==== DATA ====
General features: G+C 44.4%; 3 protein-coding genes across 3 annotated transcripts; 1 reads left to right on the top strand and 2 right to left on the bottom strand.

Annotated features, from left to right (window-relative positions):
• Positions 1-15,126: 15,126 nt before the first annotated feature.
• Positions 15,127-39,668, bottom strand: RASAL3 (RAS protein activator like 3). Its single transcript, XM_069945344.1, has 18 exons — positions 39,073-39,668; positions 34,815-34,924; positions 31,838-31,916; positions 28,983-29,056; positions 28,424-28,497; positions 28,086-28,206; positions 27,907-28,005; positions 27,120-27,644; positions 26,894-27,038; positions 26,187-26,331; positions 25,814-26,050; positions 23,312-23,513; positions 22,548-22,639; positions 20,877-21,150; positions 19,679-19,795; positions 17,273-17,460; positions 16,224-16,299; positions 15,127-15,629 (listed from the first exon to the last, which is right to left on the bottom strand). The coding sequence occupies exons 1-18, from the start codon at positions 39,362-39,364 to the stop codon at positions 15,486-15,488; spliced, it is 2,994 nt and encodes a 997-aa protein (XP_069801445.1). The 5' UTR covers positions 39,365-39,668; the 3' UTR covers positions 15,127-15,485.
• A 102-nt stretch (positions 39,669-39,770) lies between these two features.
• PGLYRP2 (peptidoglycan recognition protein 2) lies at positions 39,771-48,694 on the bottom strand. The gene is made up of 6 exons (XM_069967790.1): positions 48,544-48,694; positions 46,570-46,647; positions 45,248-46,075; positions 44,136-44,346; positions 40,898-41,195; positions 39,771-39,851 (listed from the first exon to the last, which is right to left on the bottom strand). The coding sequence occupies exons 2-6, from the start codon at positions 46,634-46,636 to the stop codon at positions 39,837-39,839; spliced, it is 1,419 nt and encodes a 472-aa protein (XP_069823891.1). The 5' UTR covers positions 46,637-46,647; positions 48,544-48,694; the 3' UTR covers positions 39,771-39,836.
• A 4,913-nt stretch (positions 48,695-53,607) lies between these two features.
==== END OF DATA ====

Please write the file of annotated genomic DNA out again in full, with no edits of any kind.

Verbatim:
General features: G+C 44.4%; 3 protein-coding genes across 3 annotated transcripts; 1 reads left to right on the top strand and 2 right to left on the bottom strand.

Annotated features, from left to right (window-relative positions):
• Positions 1-15,126: 15,126 nt before the first annotated feature.
• Positions 15,127-39,668, bottom strand: RASAL3 (RAS protein activator like 3). Its single transcript, XM_069945344.1, has 18 exons — positions 39,073-39,668; positions 34,815-34,924; positions 31,838-31,916; positions 28,983-29,056; positions 28,424-28,497; positions 28,086-28,206; positions 27,907-28,005; positions 27,120-27,644; positions 26,894-27,038; positions 26,187-26,331; positions 25,814-26,050; positions 23,312-23,513; positions 22,548-22,639; positions 20,877-21,150; positions 19,679-19,795; positions 17,273-17,460; positions 16,224-16,299; positions 15,127-15,629 (listed from the first exon to the last, which is right to left on the bottom strand). The coding sequence occupies exons 1-18, from the start codon at positions 39,362-39,364 to the stop codon at positions 15,486-15,488; spliced, it is 2,994 nt and encodes a 997-aa protein (XP_069801445.1). The 5' UTR covers positions 39,365-39,668; the 3' UTR covers positions 15,127-15,485.
• A 102-nt stretch (positions 39,669-39,770) lies between these two features.
• PGLYRP2 (peptidoglycan recognition protein 2) lies at positions 39,771-48,694 on the bottom strand. The gene is made up of 6 exons (XM_069967790.1): positions 48,544-48,694; positions 46,570-46,647; positions 45,248-46,075; positions 44,136-44,346; positions 40,898-41,195; positions 39,771-39,851 (listed from the first exon to the last, which is right to left on the bottom strand). The coding sequence occupies exons 2-6, from the start codon at positions 46,634-46,636 to the stop codon at positions 39,837-39,839; spliced, it is 1,419 nt and encodes a 472-aa protein (XP_069823891.1). The 5' UTR covers positions 46,637-46,647; positions 48,544-48,694; the 3' UTR covers positions 39,771-39,836.
• A 4,913-nt stretch (positions 48,695-53,607) lies between these two features.